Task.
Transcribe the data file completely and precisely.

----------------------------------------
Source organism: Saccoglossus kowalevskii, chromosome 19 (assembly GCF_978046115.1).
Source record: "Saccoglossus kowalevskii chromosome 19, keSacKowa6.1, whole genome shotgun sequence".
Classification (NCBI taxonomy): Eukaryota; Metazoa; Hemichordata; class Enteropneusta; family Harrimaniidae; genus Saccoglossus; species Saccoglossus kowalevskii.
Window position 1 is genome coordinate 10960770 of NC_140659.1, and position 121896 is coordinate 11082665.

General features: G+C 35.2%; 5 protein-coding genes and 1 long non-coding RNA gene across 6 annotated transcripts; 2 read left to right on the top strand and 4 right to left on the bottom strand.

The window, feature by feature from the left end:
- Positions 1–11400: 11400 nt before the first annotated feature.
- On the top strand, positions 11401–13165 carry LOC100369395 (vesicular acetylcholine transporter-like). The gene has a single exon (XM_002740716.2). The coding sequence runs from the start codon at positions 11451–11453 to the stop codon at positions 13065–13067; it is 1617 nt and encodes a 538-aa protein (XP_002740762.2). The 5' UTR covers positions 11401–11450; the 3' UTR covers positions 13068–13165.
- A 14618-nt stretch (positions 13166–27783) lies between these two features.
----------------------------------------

Source organism: Saccoglossus kowalevskii, chromosome 19 (assembly GCF_978046115.1).
Source record: "Saccoglossus kowalevskii chromosome 19, keSacKowa6.1, whole genome shotgun sequence".
Classification (NCBI taxonomy): Eukaryota; Metazoa; Hemichordata; class Enteropneusta; family Harrimaniidae; genus Saccoglossus; species Saccoglossus kowalevskii.
Window position 1 is genome coordinate 10960770 of NC_140659.1, and position 121896 is coordinate 11082665.

General features: G+C 35.2%; 5 protein-coding genes and 1 long non-coding RNA gene across 6 annotated transcripts; 2 read left to right on the top strand and 4 right to left on the bottom strand.

The window, feature by feature from the left end:
- Positions 1–11400: 11400 nt before the first annotated feature.
- On the top strand, positions 11401–13165 carry LOC100369395 (vesicular acetylcholine transporter-like). The gene has a single exon (XM_002740716.2). The coding sequence runs from the start codon at positions 11451–11453 to the stop codon at positions 13065–13067; it is 1617 nt and encodes a 538-aa protein (XP_002740762.2). The 5' UTR covers positions 11401–11450; the 3' UTR covers positions 13068–13165.
- A 14618-nt stretch (positions 13166–27783) lies between these two features.